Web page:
Still further, as best illustrated in FIGS. 6A, 6B and 6C, the present device 10 likewise includes a plurality of 2-way solenoid valves 54 associated with the outlet manifold 32, a respective solenoid valve 54 being likewise associated with the outlet portion of each respective tube 26 and 28. The valves 54 control the exit or outflow of an air sample passing through a respective tube for collecting trace elements therewithin. The complete operation of the schematic diagrams illustrated in FIGS. 6A, 6B and 6C will be hereinafter later discussed.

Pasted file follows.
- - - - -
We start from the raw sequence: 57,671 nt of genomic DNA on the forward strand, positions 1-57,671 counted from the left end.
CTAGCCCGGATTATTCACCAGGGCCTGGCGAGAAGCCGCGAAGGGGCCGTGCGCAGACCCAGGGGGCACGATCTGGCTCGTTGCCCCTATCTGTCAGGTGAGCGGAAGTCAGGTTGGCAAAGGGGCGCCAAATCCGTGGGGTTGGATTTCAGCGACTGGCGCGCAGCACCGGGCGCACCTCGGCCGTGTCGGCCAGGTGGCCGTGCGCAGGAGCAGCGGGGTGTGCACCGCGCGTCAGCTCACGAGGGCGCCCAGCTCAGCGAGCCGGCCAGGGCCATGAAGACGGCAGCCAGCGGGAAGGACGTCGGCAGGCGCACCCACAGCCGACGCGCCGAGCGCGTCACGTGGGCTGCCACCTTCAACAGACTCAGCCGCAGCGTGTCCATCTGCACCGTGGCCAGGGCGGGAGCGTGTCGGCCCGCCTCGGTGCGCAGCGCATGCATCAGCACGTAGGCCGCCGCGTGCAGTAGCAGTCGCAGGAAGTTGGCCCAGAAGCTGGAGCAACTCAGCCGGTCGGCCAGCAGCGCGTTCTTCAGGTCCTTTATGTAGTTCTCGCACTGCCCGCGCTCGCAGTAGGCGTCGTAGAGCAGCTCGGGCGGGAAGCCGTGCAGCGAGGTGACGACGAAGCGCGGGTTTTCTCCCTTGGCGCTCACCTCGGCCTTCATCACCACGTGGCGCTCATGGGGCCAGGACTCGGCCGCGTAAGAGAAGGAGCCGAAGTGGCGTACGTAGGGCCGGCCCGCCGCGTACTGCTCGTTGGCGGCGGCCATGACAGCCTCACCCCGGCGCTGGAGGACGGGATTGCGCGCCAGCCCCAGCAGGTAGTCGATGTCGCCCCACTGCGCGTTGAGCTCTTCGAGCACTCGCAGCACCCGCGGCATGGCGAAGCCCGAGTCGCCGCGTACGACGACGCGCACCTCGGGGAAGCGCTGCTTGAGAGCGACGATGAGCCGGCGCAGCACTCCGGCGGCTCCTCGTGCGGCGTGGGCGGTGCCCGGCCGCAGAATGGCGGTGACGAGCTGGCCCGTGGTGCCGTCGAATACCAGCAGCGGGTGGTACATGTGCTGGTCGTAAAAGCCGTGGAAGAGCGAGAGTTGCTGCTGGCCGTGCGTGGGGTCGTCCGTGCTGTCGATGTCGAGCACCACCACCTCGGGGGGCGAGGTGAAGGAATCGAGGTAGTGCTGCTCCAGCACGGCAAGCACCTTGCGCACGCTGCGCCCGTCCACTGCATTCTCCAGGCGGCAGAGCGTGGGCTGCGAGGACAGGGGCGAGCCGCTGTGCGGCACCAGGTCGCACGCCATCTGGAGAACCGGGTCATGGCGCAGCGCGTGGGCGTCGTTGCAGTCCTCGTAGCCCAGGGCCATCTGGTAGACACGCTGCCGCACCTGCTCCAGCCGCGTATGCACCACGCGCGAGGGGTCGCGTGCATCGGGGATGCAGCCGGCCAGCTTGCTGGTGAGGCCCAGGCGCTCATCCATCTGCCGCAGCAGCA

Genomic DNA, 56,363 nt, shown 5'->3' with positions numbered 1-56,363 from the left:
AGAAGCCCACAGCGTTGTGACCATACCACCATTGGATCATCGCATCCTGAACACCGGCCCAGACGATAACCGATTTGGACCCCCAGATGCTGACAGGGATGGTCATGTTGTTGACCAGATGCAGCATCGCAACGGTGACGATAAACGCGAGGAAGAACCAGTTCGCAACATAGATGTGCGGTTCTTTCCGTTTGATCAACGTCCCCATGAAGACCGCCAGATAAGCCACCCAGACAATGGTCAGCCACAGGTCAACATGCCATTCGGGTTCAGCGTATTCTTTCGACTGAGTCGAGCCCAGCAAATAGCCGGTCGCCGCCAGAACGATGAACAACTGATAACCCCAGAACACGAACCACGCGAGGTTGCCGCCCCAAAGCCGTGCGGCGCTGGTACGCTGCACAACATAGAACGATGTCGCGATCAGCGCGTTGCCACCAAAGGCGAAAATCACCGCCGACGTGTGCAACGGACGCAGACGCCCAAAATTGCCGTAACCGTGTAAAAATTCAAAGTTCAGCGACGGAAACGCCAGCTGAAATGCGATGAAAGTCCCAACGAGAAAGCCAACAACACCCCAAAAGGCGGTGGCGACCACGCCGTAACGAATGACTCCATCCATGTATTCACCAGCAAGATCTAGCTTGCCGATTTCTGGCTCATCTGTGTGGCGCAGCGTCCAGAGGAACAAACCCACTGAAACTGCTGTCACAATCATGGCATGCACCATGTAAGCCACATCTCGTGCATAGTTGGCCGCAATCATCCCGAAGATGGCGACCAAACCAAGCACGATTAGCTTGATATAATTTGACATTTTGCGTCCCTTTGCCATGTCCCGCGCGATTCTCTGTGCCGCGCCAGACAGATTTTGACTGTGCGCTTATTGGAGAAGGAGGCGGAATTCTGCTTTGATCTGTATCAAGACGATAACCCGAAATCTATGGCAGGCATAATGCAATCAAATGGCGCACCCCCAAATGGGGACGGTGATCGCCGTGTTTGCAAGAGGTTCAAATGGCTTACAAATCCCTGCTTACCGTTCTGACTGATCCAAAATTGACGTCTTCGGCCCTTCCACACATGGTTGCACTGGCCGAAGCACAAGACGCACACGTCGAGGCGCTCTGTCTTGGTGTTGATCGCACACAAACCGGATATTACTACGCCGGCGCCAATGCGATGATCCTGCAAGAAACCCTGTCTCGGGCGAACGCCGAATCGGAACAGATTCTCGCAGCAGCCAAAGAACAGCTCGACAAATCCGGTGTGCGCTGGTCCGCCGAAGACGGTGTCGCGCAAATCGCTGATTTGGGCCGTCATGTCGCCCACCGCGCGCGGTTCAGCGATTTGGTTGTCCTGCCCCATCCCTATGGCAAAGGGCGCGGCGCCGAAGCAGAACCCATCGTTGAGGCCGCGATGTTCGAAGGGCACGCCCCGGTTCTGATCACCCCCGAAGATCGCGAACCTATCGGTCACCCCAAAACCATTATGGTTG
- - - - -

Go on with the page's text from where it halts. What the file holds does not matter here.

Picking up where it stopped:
As best illustrated in FIG. 2, the present device 10 further includes a spare set of clean sample tubes 26 and 28 that can be stored inside the carrying case 12 in protective containers or canisters 56 located adjacent one side portion of the carrying case 12. Each container 56 is slidably receivable within a corresponding opening 58 extending through the main system plate 22 as best illustrated in FIG. 3. The respective containers 56 rest within the holder member 60 associated with the underside portion of the main system plate 22 as likewise illustrated in FIG. 3. The respective sample tubes 26 and 28 are stored within the protective containers 56 and can be used in the field to take additional samples over and above the plurality of tubes 26 and 28 connected to the inlet and outlet manifolds 30 and 32 respectively, or such spare tubes can be used to replace the tubes 26 and 28 when such tubes are disengaged from the present device 10 for analysis purpose. In such an event, clean additional spare tubes 26 and 28 can be easily replaced and stored in the containers 56.